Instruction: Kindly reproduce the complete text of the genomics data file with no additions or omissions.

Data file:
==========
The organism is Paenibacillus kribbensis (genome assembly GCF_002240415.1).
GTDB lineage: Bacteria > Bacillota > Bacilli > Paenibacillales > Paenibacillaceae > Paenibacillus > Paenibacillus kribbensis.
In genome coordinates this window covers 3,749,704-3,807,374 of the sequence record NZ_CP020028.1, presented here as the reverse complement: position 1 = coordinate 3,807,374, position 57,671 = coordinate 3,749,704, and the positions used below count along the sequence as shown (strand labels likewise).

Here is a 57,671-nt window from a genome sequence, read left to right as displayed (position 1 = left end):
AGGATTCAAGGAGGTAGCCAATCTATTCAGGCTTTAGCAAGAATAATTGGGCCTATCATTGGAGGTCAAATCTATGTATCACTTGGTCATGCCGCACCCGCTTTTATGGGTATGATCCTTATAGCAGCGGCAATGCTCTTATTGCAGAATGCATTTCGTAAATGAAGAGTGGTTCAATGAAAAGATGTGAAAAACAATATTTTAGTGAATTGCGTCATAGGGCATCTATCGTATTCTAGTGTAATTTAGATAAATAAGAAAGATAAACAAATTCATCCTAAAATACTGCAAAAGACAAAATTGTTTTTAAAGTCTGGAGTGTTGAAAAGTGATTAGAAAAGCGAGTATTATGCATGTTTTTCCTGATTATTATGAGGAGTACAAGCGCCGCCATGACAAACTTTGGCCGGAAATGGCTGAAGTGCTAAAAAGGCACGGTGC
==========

The organism is Paenibacillus kribbensis (genome assembly GCF_002240415.1).
GTDB lineage: Bacteria > Bacillota > Bacilli > Paenibacillales > Paenibacillaceae > Paenibacillus > Paenibacillus kribbensis.
In genome coordinates this window covers 3,749,704-3,807,374 of the sequence record NZ_CP020028.1, presented here as the reverse complement: position 1 = coordinate 3,807,374, position 57,671 = coordinate 3,749,704, and the positions used below count along the sequence as shown (strand labels likewise).

Here is a 57,671-nt window from a genome sequence, read left to right as displayed (position 1 = left end):
AGGATTCAAGGAGGTAGCCAATCTATTCAGGCTTTAGCAAGAATAATTGGGCCTATCATTGGAGGTCAAATCTATGTATCACTTGGTCATGCCGCACCCGCTTTTATGGGTATGATCCTTATAGCAGCGGCAATGCTCTTATTGCAGAATGCATTTCGTAAATGAAGAGTGGTTCAATGAAAAGATGTGAAAAACAATATTTTAGTGAATTGCGTCATAGGGCATCTATCGTATTCTAGTGTAATTTAGATAAATAAGAAAGATAAACAAATTCATCCTAAAATACTGCAAAAGACAAAATTGTTTTTAAAGTCTGGAGTGTTGAAAAGTGATTAGAAAAGCGAGTATTATGCATGTTTTTCCTGATTATTATGAGGAGTACAAGCGCCGCCATGACAAACTTTGGCCGGAAATGGCTGAAGTGCTAAAAAGGCACGGTGC